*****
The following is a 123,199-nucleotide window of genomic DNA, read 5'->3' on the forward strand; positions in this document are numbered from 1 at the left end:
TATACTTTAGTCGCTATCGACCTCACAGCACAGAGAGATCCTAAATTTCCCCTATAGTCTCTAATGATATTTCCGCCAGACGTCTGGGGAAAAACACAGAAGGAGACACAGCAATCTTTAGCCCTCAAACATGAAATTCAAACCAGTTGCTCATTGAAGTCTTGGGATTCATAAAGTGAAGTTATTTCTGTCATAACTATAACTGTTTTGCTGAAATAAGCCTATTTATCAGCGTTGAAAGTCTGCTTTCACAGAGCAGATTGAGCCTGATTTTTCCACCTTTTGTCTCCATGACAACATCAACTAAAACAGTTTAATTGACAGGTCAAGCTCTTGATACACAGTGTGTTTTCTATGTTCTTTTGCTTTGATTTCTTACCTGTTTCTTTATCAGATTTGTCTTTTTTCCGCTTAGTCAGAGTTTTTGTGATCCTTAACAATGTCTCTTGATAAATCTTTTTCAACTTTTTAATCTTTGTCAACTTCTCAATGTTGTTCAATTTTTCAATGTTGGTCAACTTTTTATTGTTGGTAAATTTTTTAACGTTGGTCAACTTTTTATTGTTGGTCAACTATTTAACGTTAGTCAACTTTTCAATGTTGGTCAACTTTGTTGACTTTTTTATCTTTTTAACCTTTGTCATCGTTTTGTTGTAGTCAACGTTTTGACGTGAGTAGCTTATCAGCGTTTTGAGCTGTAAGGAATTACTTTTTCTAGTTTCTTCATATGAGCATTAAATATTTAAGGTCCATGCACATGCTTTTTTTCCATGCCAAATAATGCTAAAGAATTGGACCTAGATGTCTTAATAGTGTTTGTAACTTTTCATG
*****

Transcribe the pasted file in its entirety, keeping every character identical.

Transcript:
The following is a 123,199-nucleotide window of genomic DNA, read 5'->3' on the forward strand; positions in this document are numbered from 1 at the left end:
TATACTTTAGTCGCTATCGACCTCACAGCACAGAGAGATCCTAAATTTCCCCTATAGTCTCTAATGATATTTCCGCCAGACGTCTGGGGAAAAACACAGAAGGAGACACAGCAATCTTTAGCCCTCAAACATGAAATTCAAACCAGTTGCTCATTGAAGTCTTGGGATTCATAAAGTGAAGTTATTTCTGTCATAACTATAACTGTTTTGCTGAAATAAGCCTATTTATCAGCGTTGAAAGTCTGCTTTCACAGAGCAGATTGAGCCTGATTTTTCCACCTTTTGTCTCCATGACAACATCAACTAAAACAGTTTAATTGACAGGTCAAGCTCTTGATACACAGTGTGTTTTCTATGTTCTTTTGCTTTGATTTCTTACCTGTTTCTTTATCAGATTTGTCTTTTTTCCGCTTAGTCAGAGTTTTTGTGATCCTTAACAATGTCTCTTGATAAATCTTTTTCAACTTTTTAATCTTTGTCAACTTCTCAATGTTGTTCAATTTTTCAATGTTGGTCAACTTTTTATTGTTGGTAAATTTTTTAACGTTGGTCAACTTTTTATTGTTGGTCAACTATTTAACGTTAGTCAACTTTTCAATGTTGGTCAACTTTGTTGACTTTTTTATCTTTTTAACCTTTGTCATCGTTTTGTTGTAGTCAACGTTTTGACGTGAGTAGCTTATCAGCGTTTTGAGCTGTAAGGAATTACTTTTTCTAGTTTCTTCATATGAGCATTAAATATTTAAGGTCCATGCACATGCTTTTTTTCCATGCCAAATAATGCTAAAGAATTGGACCTAGATGTCTTAATAGTGTTTGTAACTTTTCATG